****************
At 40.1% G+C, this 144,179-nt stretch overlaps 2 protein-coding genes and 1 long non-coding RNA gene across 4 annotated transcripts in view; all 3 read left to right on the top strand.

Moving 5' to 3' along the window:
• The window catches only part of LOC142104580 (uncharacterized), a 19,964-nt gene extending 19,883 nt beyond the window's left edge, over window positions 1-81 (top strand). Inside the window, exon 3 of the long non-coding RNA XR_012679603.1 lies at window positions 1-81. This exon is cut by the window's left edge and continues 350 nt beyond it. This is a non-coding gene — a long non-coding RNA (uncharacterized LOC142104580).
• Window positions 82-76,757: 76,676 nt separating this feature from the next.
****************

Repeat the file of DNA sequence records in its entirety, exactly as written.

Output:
At 40.1% G+C, this 144,179-nt stretch overlaps 2 protein-coding genes and 1 long non-coding RNA gene across 4 annotated transcripts in view; all 3 read left to right on the top strand.

Moving 5' to 3' along the window:
• The window catches only part of LOC142104580 (uncharacterized), a 19,964-nt gene extending 19,883 nt beyond the window's left edge, over window positions 1-81 (top strand). Inside the window, exon 3 of the long non-coding RNA XR_012679603.1 lies at window positions 1-81. This exon is cut by the window's left edge and continues 350 nt beyond it. This is a non-coding gene — a long non-coding RNA (uncharacterized LOC142104580).
• Window positions 82-76,757: 76,676 nt separating this feature from the next.